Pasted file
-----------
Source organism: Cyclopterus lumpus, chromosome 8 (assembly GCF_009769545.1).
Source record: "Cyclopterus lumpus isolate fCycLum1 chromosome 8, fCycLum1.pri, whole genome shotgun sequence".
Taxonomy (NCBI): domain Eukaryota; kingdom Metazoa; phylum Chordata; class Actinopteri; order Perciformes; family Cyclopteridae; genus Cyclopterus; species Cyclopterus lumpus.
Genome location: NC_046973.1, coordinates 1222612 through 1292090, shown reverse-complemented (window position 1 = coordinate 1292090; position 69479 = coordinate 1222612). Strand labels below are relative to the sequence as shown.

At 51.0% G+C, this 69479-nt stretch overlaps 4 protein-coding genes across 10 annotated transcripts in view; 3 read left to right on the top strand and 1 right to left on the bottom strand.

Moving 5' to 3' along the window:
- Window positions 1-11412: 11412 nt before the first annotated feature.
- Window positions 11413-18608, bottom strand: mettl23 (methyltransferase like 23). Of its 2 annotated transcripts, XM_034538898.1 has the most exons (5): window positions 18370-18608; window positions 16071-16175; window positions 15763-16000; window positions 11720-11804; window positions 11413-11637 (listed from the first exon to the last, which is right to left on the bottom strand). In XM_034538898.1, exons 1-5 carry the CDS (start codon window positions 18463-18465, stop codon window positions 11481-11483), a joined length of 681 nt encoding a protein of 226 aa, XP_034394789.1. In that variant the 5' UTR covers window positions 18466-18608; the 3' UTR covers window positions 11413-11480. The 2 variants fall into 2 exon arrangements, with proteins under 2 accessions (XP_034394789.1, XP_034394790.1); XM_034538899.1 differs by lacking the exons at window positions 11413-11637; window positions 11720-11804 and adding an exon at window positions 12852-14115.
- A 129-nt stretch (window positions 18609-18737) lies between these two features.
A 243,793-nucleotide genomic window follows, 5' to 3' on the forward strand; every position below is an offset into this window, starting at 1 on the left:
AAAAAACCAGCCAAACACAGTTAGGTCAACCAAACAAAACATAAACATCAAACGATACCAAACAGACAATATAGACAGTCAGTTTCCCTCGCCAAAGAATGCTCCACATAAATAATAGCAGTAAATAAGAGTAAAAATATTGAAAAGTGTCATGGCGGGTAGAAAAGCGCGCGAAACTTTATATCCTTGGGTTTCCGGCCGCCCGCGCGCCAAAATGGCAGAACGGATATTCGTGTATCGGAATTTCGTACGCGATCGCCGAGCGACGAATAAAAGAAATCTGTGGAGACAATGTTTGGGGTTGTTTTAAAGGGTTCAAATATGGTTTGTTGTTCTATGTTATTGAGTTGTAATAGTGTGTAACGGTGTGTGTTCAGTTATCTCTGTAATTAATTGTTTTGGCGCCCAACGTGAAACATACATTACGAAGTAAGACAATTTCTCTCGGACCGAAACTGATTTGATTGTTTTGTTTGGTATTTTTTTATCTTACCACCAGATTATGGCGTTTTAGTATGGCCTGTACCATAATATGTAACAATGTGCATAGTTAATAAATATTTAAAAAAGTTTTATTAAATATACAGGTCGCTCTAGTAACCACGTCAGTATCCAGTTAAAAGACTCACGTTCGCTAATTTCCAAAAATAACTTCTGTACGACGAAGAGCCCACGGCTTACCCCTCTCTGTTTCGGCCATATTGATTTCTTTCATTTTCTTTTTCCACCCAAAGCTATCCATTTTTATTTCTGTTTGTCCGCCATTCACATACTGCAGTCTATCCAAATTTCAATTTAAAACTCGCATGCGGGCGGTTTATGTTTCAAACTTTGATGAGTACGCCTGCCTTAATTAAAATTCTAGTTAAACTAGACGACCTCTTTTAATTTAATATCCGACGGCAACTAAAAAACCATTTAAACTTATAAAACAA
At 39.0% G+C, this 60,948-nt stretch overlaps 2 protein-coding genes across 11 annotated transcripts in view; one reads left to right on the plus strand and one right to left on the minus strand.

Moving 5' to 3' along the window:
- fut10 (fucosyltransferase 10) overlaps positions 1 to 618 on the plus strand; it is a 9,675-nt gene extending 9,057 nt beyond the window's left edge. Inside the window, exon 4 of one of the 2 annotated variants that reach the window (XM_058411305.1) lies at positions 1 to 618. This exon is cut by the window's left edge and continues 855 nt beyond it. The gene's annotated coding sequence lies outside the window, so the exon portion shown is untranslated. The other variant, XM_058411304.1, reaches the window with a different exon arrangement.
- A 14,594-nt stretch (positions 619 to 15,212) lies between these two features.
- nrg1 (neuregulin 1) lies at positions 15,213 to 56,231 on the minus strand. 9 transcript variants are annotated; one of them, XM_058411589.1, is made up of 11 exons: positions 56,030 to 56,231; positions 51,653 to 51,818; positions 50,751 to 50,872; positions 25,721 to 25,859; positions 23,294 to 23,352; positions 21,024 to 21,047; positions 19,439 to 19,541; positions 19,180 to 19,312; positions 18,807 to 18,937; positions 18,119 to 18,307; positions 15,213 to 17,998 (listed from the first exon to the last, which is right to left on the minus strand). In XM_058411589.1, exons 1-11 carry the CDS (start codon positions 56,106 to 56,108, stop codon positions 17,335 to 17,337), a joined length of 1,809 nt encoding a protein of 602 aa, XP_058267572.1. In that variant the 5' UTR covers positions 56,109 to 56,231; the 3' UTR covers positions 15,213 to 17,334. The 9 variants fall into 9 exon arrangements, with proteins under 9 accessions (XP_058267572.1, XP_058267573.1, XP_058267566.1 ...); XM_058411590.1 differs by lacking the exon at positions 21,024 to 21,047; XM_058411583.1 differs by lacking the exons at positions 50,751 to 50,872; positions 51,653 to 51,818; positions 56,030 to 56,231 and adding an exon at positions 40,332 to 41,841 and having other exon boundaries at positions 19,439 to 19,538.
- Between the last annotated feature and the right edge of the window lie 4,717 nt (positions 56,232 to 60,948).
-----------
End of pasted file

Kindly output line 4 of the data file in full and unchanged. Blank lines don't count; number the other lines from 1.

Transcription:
Genome location: NC_046973.1, coordinates 1222612 through 1292090, shown reverse-complemented (window position 1 = coordinate 1292090; position 69479 = coordinate 1222612). Strand labels below are relative to the sequence as shown.